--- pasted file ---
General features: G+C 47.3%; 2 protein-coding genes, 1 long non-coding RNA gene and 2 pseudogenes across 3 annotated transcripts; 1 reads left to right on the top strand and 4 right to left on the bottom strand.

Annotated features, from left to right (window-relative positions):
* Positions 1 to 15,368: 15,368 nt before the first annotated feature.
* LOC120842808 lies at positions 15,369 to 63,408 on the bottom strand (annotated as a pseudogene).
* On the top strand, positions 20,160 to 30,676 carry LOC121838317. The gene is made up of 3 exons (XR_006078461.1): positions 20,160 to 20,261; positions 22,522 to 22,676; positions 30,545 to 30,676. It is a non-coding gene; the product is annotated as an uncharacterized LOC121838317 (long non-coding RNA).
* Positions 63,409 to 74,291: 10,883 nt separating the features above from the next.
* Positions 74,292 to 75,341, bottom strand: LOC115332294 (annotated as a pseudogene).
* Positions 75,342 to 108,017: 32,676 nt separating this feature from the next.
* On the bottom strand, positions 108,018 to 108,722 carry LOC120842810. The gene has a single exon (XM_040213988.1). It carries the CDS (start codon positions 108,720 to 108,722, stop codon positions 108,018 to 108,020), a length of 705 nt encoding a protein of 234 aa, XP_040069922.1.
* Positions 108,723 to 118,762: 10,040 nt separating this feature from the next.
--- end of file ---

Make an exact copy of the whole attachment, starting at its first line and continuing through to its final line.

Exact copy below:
General features: G+C 47.3%; 2 protein-coding genes, 1 long non-coding RNA gene and 2 pseudogenes across 3 annotated transcripts; 1 reads left to right on the top strand and 4 right to left on the bottom strand.

Annotated features, from left to right (window-relative positions):
* Positions 1 to 15,368: 15,368 nt before the first annotated feature.
* LOC120842808 lies at positions 15,369 to 63,408 on the bottom strand (annotated as a pseudogene).
* On the top strand, positions 20,160 to 30,676 carry LOC121838317. The gene is made up of 3 exons (XR_006078461.1): positions 20,160 to 20,261; positions 22,522 to 22,676; positions 30,545 to 30,676. It is a non-coding gene; the product is annotated as an uncharacterized LOC121838317 (long non-coding RNA).
* Positions 63,409 to 74,291: 10,883 nt separating the features above from the next.
* Positions 74,292 to 75,341, bottom strand: LOC115332294 (annotated as a pseudogene).
* Positions 75,342 to 108,017: 32,676 nt separating this feature from the next.
* On the bottom strand, positions 108,018 to 108,722 carry LOC120842810. The gene has a single exon (XM_040213988.1). It carries the CDS (start codon positions 108,720 to 108,722, stop codon positions 108,018 to 108,020), a length of 705 nt encoding a protein of 234 aa, XP_040069922.1.
* Positions 108,723 to 118,762: 10,040 nt separating this feature from the next.